Aiken not invisible anymore

By Opinions Editor

American celebrities have influence over popular opinion: They endorse products, support political candidates and even run for political office. Sometimes they have enough clout to win, as in the case of Ronald Reagan, who won the 1980 presidential election against incumbent Jimmy Carter. So with the recent announcement of “American Idol” Season 2 runner-up Clay Aiken’s bid for Congress, the ridicule should be tempered with serious consideration.

Aiken announced his candidacy for Congress in North Carolina’s 2nd District in a Feb. 5 YouTube video filmed in the house where his mother, a victim of domestic abuse, brought him up as an infant. He said the state needs better infrastructure to support the unemployed and less fortunate, voicing bipartisan ideals of changing the system to assure that making a living is possible on a minimum wage. Aiken is running as a Democrat in traditionally Republican Raleigh against incumbent Renee Ellmers, who jabbed at Aiken’s second-place finish in “American Idol” and said he “must be bored” when she was interviewed Jan. 29 about rumors of Aiken’s candidacy on the political radio station WMAL.

The politically aware should not snort with derision at Aiken, though. Despite his rise to stardom via “American Idol,” Aiken has a number of very real qualifications, such as working with UNICEF and being appointed to a special education commission by former President George W. Bush. He has also taught special education in North Carolina for several years, and despite his celebrity status, he is aware of the issues that affect the state. Instead of criticizing politicians as many do, Aiken has decided to do something about it.

There has probably never been a better time for an unlikely candidate to run for office. The national approval rating of Congress has fallen from 20 percent to 12 percent during the last four years, according to a Feb. 10 Gallup poll. The average historical approval rating for Congress is 33 percent, which is still shockingly low, but the current approval rating is a dip that comes in the wake of October’s frustrating budget standoff. As Aiken points out, Ellmers voted against the proposed budget on Oct. 16, joining the GOP effort to blackmail the government in exchange for a budget deal. That fact could make her unpopular when Congressional elections come around this fall, despite her 14 percent lead over the competition in the 2012 election.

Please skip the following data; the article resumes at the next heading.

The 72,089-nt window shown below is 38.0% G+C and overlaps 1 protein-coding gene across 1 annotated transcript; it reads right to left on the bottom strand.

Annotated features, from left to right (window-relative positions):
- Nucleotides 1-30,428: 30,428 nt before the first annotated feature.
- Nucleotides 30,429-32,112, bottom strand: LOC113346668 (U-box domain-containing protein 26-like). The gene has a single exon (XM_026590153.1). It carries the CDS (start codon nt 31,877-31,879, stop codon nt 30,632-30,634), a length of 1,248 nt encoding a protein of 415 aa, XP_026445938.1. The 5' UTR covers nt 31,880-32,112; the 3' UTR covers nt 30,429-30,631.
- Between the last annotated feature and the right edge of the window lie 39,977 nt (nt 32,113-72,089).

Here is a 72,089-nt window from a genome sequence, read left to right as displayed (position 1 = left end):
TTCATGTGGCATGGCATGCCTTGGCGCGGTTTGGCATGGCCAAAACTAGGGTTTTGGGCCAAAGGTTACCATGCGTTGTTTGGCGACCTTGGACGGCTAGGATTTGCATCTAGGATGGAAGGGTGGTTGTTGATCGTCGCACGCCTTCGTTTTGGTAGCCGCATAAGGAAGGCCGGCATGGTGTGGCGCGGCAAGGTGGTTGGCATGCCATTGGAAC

Historically, when political approval rates for incumbents are low, a third-party or long-shot candidate can sneak by. For instance, independent presidential candidate Gary Johnson garnered approximately 1 percent of the national vote in the 2012 election, a much higher margin than most third-party candidates earn, according to Federal Election Commission documents. Aiken is not a third-party candidate, but he is certainly not a career politician.

Celebrities have won significant races in the past when incumbents’ approval ratings were low. Former President Reagan, a wealthy Hollywood movie star, took the presidential election in 1980, earning 51 percent of the vote after President Jimmy Carter’s approval rating fell to 34 percent in 1980, likely because of the Iranian Hostage Crisis. While Reagan was ridiculed at the time for running for public office, he won the presidency and is idolized by the Republican Party today as a hero of conservatism. However, Reagan was a long-shot candidate who might not have won if Carter’s approval rate had not fallen.

Arnold Schwarzenegger, a bodybuilder and movie star, is another case of a politician’s unpopularity putting a long-shot candidate in office. Former California Gov. Gray Davis was forced into a vote recall after questions were raised about his re-election in late 2002, and the special election in early 2003 handed Schwarzenegger the position. He had never held an elected office before, but with Davis’ plummeting popularity and statewide skepticism about the growing deficit, Schwarzenegger secured 55 percent of the vote.

North Carolina could do a lot worse than Aiken, and after Congress’ record-breaking do-nothing year, the House could see a revolving door effect. Americans are dissatisfied with both national parties—74 percent said they believe America needs a third party to balance Washington politics, according to an Oct. 11 Gallup poll. A third party takes a lot of effort and organization to form, and because founding a party is a long and complex process, there is no assurance that the end result will be satisfactory.

If Americans really want to see a change, they need to be informed voters. Congressional representatives are major influential players in national policies, so voters should make sure they at least know the names of the candidates for their districts. After so much national frustration with Congress during budget season—and the rest of the year, for that matter—the politicians may be scrambling to keep their seats. If voters really are unhappy, they actually have the chance to fire Congress, as the bumper sticker goes. Raleigh residents should give Aiken a chance in the upcoming election—he may be the first step to action in a gridlocked Congress.